U.S. Treasury yields were lower Wednesday after a steep run-up this week.
The yield on the benchmark 10-year Treasury note was marginally lower at 1.658% by 2:10 p.m. ET. The benchmark yield peaked above 1.68% earlier in the session. The yield on the 30-year Treasury bond was down about 4 basis points, falling to 1.983%. Yields move inversely to prices and 1 basis point is equal to 0.01%.
Yields have jumped sharply this week, as the 10-year Treasury yield was trading near 1.54% on Friday. Federal Reserve Chair Jerome Powell was renominated for a second term on Monday.
Minutes released Wednesday from the Fed’s policy meeting earlier this month showed central bank members are prepared to raise interest rates sooner than expected if inflation runs too hot. During the November meeting, the Fed confirmed its plans to start tapering its $120 billion monthly bond-buying program but left interest rates near zero.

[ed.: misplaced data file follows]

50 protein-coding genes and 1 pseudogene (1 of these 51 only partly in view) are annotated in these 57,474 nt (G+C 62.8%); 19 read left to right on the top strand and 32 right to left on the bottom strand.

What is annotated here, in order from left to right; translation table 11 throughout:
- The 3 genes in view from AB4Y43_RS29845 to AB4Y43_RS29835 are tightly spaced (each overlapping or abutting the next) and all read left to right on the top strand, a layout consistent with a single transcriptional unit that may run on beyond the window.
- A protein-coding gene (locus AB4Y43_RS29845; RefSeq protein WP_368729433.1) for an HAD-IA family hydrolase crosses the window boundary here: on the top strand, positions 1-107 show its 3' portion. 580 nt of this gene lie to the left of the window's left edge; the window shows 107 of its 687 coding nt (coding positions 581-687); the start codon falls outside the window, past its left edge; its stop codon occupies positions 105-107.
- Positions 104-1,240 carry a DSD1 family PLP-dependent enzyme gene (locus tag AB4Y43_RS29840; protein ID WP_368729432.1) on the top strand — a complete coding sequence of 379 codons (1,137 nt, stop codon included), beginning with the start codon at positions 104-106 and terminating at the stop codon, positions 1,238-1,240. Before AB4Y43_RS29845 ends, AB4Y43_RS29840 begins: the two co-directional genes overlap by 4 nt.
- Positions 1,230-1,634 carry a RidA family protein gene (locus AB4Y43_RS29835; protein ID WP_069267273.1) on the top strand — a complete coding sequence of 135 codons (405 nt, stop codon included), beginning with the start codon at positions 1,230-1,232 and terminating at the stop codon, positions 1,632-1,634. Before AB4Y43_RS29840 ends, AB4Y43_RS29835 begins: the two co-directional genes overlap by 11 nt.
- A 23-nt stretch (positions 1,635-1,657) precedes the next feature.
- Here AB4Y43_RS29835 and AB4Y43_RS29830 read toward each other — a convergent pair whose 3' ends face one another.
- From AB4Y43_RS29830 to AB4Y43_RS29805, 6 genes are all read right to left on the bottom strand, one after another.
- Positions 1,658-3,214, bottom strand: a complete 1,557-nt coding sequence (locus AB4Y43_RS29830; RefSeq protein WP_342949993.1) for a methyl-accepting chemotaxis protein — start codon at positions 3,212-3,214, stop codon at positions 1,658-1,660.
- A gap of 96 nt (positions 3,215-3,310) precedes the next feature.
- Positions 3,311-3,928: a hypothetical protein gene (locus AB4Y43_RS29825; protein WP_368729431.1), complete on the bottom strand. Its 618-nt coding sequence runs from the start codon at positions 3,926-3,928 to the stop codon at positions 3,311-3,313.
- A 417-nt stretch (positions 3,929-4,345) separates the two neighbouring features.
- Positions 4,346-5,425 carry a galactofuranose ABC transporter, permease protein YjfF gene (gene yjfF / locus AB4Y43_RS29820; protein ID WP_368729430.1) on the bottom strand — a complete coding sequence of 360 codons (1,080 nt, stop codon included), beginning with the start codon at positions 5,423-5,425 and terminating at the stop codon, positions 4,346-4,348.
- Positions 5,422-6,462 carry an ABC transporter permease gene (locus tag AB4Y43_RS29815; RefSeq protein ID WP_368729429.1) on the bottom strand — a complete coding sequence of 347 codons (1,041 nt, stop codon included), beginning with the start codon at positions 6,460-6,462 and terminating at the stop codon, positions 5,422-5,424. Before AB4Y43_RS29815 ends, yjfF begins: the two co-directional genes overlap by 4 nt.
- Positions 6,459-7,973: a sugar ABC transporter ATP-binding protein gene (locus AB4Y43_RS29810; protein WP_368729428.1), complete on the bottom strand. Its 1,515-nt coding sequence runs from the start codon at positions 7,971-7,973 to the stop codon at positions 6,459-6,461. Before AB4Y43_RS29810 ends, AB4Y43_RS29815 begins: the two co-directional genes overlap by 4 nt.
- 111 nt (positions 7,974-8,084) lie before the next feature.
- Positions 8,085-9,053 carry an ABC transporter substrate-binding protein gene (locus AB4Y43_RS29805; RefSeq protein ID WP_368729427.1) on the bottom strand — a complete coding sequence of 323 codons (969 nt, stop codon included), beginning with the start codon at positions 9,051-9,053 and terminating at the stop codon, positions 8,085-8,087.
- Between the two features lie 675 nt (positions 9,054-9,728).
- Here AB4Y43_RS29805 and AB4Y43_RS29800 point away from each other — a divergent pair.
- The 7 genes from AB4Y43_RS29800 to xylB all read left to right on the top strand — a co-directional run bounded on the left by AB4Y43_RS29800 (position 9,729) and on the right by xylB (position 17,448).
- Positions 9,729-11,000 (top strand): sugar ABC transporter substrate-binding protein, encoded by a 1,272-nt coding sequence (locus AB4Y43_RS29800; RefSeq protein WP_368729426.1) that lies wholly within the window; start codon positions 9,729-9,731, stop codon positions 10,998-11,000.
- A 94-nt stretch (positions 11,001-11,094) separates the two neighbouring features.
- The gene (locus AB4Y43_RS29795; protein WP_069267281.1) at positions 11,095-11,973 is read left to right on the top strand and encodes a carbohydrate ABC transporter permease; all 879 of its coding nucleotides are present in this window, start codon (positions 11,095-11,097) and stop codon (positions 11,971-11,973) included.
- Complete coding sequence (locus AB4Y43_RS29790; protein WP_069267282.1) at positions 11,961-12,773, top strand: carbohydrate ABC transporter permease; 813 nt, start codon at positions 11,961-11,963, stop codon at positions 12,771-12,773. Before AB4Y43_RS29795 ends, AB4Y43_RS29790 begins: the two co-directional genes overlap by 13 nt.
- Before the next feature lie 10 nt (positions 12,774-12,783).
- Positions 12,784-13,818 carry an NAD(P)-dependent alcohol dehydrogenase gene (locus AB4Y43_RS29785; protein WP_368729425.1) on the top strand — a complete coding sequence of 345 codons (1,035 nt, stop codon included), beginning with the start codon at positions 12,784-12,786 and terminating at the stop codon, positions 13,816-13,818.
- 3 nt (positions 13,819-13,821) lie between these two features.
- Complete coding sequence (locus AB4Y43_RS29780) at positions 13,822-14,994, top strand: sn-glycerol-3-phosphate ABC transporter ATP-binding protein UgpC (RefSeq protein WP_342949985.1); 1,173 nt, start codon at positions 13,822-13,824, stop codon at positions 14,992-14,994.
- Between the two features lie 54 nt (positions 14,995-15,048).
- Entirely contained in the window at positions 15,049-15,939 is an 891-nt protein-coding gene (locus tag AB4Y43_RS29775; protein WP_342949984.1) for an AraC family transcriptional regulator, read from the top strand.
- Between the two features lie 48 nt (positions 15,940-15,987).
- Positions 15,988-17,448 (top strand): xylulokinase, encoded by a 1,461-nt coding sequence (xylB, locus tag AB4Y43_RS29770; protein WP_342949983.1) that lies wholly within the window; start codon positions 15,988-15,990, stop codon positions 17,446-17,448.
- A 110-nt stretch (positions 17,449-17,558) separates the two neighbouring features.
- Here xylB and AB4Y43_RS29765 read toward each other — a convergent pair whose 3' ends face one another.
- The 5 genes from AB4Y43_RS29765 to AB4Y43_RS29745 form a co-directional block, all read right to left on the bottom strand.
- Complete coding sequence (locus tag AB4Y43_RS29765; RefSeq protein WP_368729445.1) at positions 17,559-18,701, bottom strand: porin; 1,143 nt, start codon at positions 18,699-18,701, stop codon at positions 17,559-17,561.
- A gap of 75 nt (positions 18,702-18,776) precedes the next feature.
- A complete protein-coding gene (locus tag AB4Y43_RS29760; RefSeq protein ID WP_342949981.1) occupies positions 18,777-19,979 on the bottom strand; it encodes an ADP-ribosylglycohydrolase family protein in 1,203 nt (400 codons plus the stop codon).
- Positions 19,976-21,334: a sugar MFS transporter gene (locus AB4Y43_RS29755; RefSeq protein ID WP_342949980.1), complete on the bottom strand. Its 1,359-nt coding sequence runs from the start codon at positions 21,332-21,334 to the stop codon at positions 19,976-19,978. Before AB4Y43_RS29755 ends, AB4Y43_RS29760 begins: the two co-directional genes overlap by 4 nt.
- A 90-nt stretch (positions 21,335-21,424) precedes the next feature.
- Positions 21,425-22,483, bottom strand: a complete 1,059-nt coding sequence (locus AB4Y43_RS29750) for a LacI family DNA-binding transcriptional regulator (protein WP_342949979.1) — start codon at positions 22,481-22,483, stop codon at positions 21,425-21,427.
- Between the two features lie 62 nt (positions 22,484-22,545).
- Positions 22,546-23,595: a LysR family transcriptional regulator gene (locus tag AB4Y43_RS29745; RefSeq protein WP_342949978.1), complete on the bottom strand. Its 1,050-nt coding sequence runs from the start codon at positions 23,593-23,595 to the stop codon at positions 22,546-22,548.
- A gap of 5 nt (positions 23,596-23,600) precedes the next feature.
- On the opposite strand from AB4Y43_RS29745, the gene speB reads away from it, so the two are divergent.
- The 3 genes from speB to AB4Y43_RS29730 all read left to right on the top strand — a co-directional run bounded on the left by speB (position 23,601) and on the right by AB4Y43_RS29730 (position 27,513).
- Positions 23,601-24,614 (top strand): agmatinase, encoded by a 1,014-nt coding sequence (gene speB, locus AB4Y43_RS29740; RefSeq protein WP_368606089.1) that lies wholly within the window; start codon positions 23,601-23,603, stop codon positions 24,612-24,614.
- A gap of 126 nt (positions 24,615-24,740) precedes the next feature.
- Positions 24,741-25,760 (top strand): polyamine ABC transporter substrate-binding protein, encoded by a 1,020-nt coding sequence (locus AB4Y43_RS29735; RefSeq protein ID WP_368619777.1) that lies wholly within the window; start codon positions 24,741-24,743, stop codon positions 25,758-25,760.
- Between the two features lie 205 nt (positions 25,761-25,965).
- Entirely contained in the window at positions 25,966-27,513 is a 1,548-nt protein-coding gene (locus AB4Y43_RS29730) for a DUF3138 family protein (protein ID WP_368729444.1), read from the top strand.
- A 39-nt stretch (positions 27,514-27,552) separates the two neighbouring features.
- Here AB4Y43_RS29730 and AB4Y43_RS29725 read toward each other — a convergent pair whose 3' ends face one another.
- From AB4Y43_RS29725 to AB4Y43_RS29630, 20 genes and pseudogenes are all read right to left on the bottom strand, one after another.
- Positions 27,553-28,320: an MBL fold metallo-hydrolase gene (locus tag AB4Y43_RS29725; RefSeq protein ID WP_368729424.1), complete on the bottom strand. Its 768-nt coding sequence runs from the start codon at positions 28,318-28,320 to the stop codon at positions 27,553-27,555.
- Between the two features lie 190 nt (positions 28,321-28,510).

“Some participants suggested that reducing the pace of net asset purchases by more than $15 billion each month could be warranted so that the Committee would be in a better position to make adjustments to the target range for the federal funds rate, particularly in light of inflation pressures,” the minutes said.
U.S. jobless claims tumbled to 199,000 last week, hitting their lowest level in more than 52 years, the Labor Department reported Wednesday. The report easily beat Dow Jones estimates of 260,000. Personal income and consumer spending both rose more than expected.
The third-quarter GDP was revised up slightly to 2.1%, though it missed an estimate of 2.2%.
However, other data points on Wednesday weren’t as solid. Census Bureau said durable goods orders showed an unexpected decline in October. Core PCE, the Fed’s preferred measure of inflation, was up 4.1% year over year in October, matching estimates.